How do you feel that your own artwork has evolved since you began engaging in asemic writing? Have your intentions shifted?
Yes, my focus has slowly shifted over the years, so that I’ve pretty much stopped making asemic writing. From the late ’90s through to maybe 2008, I created many A4 pages of glyphs and other markings, using all manner of writing instruments, such as pens, pencils, marker pens, calligraphy brush with bottled ink, and others. For short periods, I have delved into a range of writing systems or symbol systems. I wrote both regular Hangul characters and also improvised mutant forms of Hangul, to give one example.
When I moved to the countryside, around 2006, I began to experiment with printing off acrylic paint which had been smeared onto a surface, sometimes altered by making marks using a hard object like a chopstick in the wet paint. I printed a back-to-front image from the paint, by pressing a fresh sheet of paper onto it. The pressing action could be a single firm touch and then lift off or could involve dragging the paper to smear the paint, or several short touches of parts of the page, rotating the page between touches. Intriguingly, some of these resulting abstract monoprints (or decalcomanies) resembled broken or distorted or incomplete writing.
Along with making these abstract prints, I started researching experimental comics. A friend from asemic writing networks, Billy Mavreas, introduced me to Andrei Molotiu, who was compiling Abstract Comics: The Anthology. To my surprise, he really liked some abstract comics I had made from cut-out pieces of monoprints laid on my scanner and included them in the anthology. In the 2010s, a number of people were involved in both abstract comics and asemic writing. To name two: Satu Kaikkonen and Rosaire Appel. There are probably many more creators in both realms now.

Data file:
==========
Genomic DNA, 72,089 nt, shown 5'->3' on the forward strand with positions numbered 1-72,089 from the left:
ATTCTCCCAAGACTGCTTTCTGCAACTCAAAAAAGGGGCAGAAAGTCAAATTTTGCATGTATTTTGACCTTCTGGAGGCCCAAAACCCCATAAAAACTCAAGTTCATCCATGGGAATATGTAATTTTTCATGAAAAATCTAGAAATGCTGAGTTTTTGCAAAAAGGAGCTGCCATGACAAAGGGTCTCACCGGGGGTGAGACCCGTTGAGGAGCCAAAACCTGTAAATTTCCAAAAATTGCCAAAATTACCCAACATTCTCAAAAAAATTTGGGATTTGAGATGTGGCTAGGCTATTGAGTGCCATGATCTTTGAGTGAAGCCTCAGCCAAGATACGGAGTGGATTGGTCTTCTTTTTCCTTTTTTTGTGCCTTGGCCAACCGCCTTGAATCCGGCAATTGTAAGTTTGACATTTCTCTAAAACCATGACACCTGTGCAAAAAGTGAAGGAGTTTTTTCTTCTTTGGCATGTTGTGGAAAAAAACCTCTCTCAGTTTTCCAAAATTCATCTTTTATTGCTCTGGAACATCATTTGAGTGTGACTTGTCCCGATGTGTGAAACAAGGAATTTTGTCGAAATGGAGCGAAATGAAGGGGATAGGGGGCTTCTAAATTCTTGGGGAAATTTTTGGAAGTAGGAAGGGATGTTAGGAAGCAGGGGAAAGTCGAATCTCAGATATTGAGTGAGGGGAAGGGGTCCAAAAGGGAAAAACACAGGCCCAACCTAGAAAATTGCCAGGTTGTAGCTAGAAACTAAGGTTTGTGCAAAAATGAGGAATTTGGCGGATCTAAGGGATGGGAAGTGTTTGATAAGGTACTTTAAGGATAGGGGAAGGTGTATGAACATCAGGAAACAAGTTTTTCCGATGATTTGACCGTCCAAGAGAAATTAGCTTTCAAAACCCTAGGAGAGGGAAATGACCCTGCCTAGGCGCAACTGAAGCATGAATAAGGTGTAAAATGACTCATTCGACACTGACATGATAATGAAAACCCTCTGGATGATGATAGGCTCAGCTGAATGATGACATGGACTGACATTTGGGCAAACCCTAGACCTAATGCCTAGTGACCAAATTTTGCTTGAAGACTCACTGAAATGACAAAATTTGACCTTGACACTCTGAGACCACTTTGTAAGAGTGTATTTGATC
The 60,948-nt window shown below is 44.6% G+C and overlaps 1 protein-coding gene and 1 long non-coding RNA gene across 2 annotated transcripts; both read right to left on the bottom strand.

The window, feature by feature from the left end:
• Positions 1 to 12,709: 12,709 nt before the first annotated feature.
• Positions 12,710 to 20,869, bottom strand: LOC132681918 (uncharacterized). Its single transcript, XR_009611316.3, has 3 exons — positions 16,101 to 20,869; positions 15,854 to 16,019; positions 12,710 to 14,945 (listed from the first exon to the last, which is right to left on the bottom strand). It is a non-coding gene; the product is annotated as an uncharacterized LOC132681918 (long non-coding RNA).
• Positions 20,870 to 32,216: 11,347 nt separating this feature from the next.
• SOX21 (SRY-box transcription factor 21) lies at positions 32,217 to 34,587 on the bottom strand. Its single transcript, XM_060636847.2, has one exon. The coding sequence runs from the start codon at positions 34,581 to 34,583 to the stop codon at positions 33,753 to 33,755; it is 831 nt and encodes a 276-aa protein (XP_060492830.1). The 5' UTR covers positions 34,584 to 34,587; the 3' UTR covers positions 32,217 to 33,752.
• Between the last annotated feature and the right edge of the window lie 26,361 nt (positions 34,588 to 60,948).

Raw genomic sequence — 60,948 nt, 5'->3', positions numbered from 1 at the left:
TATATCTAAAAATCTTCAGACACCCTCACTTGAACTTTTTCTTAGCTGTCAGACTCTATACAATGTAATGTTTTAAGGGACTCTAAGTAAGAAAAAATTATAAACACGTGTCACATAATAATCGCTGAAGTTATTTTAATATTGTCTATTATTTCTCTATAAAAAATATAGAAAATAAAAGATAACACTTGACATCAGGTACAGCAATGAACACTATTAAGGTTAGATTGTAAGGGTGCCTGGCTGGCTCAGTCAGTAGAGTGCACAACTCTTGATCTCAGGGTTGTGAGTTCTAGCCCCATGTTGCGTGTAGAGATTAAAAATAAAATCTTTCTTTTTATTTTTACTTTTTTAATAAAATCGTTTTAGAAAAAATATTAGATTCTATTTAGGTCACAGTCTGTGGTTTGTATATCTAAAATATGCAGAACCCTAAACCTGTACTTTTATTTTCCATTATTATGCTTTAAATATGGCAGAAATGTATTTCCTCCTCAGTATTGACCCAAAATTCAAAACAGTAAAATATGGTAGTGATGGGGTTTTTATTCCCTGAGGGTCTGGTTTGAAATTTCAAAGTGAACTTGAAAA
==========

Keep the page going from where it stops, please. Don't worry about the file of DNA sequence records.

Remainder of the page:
Much more recently, particularly from 2017 to 2019, I have worked in sound poetry, by making home recordings, performing live on a few occasions, and hosting an internet radio show titled Sound Poetry etc. Although, on reflection, it’s been a slow and long-term immersion. I started experimenting with voice recordings around 2001 and performed a complete sound poetry set in 2009.
The area of sound poetry that interests me the most is parallel to asemic writing. A sizable proportion of people making sound poetry (or poésie sonore, poesia sonora, lautgedichten, text-sound, etc.) use pieces of linguistic sound which are smaller than words, or use sounds which are not typical of speech, therefore avoiding languages and semantics. It’s pretty easy to see similarities with asemic writing made from incomplete fragments of letters, or with signs which don’t resemble any familiar writing system.